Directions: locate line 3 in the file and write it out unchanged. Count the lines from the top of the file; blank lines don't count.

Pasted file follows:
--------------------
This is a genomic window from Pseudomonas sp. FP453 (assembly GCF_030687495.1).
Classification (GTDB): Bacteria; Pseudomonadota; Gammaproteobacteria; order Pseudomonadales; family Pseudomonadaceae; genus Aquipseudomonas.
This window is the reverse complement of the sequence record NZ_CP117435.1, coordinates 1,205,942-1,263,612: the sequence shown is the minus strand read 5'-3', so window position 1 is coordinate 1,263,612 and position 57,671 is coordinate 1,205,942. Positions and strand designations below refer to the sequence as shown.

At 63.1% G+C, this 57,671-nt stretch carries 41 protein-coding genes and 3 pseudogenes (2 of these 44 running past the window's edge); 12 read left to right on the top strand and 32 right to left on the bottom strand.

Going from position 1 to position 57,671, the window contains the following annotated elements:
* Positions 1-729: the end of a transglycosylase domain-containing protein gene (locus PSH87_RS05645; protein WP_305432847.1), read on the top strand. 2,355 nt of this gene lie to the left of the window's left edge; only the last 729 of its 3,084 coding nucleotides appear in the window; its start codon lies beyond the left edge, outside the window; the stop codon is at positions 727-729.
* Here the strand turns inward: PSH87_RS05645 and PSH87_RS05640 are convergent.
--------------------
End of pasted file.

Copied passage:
This window is the reverse complement of the sequence record NZ_CP117435.1, coordinates 1,205,942-1,263,612: the sequence shown is the minus strand read 5'-3', so window position 1 is coordinate 1,263,612 and position 57,671 is coordinate 1,205,942. Positions and strand designations below refer to the sequence as shown.